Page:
“I think the Middle East is probably one of the best places that we can look to make reductions,” Rep. Adam Smith, chairman of the House Armed Services Committee, said at a Brookings Institution event this month.
“The place where our troops are most vulnerable right now… is in the Middle East,” added Smith. “I would love to look at the posture review and figure out how we can accomplish our goals with lesser numbers.”
Sen. Chris Murphy, a member of the Senate Foreign Relations Committee, has argued those bases — particularly the ones in the Gulf States — aren’t worth the risks they create.
“U.S. bases are costly, drawing focus away from increasingly important theaters such as Africa and Asia; they create pressure on the United States to ignore serious human-rights abuses lest criticism puts the troop presence at risk; and they stand out as military targets and propaganda fodder for Iran, al-Qaeda, and the Islamic State,” Murphy wrote in Foreign Affairs in February.
Biden “should seriously consider” reducing U.S. bases in the region, starting with the Navy’s Fifth Fleet headquarters in Bahrain, Murphy added.
More than 40 activists, scholars, and former military officers echoed that sentiment this month in a letter to the Biden administration.
The Pentagon review is “a chance to analyze carefully and strategically where bases are no longer needed or actually contribute to insecurity and thus shutter them, bring American troops home, and simultaneously rebuild U.S. alliances and diplomatic presence worldwide,” the drafters of the letter said.
‘Bang for the Buck’
While U.S. officials acknowledge the drawbacks of the current U.S. presence overseas, they say something like it is still needed.
The Biden administration has already halted the Trump administration’s plans to reduce U.S. forces in Europe, where critics say countries can do more to defend themselves, and recently reached a cost-sharing agreement for U.S. troops in South Korea, where many see a large U.S. military presence as an impediment to peace.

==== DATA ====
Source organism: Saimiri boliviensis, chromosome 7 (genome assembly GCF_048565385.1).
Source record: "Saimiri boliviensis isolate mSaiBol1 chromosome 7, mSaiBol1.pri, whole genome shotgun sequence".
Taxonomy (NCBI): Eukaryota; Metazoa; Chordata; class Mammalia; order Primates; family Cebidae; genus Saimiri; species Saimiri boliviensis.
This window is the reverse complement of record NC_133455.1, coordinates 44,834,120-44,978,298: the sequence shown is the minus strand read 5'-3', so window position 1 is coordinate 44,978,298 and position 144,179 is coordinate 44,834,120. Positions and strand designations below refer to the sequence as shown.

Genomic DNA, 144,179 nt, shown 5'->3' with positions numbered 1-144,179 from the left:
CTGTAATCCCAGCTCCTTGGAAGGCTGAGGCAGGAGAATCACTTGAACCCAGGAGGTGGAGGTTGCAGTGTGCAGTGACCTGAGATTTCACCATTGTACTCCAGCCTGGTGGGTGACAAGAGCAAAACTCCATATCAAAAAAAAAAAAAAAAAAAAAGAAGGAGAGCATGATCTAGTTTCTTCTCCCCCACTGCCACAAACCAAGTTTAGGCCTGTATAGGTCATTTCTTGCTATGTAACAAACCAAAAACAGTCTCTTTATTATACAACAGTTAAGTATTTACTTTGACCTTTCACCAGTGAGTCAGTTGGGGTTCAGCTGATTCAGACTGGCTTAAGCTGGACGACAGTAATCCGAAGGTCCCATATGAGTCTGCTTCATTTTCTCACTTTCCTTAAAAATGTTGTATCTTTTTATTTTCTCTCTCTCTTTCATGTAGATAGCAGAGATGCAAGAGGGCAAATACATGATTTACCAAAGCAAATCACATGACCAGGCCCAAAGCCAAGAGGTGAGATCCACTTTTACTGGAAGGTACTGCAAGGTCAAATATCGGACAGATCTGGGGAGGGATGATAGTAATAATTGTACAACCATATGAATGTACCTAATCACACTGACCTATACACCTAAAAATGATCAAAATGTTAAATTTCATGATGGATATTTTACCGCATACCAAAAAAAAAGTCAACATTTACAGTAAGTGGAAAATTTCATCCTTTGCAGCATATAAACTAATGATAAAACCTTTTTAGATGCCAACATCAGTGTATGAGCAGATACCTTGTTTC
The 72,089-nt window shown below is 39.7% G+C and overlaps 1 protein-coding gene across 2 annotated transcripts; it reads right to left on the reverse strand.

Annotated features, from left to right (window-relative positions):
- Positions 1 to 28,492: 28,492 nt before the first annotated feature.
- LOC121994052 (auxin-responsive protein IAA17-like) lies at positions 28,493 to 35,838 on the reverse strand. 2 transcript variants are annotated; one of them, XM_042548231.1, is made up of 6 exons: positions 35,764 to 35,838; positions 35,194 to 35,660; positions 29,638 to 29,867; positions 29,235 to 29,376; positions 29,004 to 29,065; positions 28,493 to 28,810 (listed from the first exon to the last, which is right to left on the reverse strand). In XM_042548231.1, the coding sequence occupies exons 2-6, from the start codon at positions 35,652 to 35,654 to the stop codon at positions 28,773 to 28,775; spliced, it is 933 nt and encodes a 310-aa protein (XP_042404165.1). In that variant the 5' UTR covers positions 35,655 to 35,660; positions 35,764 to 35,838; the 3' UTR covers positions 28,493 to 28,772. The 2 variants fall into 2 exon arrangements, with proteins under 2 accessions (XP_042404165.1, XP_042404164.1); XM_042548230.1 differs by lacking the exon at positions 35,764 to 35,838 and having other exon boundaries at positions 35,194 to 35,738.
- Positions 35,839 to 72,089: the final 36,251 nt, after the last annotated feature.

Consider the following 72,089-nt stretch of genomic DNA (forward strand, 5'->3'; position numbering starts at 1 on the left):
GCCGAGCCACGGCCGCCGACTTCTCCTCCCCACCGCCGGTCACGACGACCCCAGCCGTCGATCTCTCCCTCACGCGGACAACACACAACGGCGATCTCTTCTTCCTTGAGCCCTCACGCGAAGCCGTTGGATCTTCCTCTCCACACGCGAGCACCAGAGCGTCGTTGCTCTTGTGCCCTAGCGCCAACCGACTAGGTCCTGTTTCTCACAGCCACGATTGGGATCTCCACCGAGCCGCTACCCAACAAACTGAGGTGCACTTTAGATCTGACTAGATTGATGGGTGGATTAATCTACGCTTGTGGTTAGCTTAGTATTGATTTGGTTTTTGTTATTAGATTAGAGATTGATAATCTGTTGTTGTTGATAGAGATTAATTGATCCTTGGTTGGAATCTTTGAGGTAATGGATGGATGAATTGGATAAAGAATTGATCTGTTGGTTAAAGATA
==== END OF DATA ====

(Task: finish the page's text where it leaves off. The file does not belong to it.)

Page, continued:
“Large, permanent U.S. bases overseas might be necessary for rotational forces to go into and out of,” Milley said in December. Further, Smith said this month that the U.S. presence in Europe and in Asia has “definite bang for the buck.”
“I wouldn’t want to see us, like, say, ‘We’ve got to get out of Africa,'” Smith added. “Because I think relatively small numbers of our troops in different places can really help us accomplish our goals of containing some of the transnational terrorist threats, building partner capacity, and also, by the way, making sure that China doesn’t sneak in there and start building problematic alliances.”
The suggestion that the U.S. can achieve the same goals with a smaller presence is unlikely to convince critics of the security policies that those bases reflect, such as defending countries “that are irrelevant” to U.S. security or to “discipline rogue states,” John Glaser, director of foreign-policy studies at the Cato Institute, said at the Quincy Institute event.
“If they decide we don’t need as many bases as we currently have, [that] we can just reduce them, that I worry about, because that’s essentially a way of saying we can make our current strategy cheaper and more efficient,” Glaser added.
“At the end of the day, overseas bases are merely a physical manifestation of the strategy that we pursue,” Glaser said.
This article was written by Christopher Woody and originally published on Insider.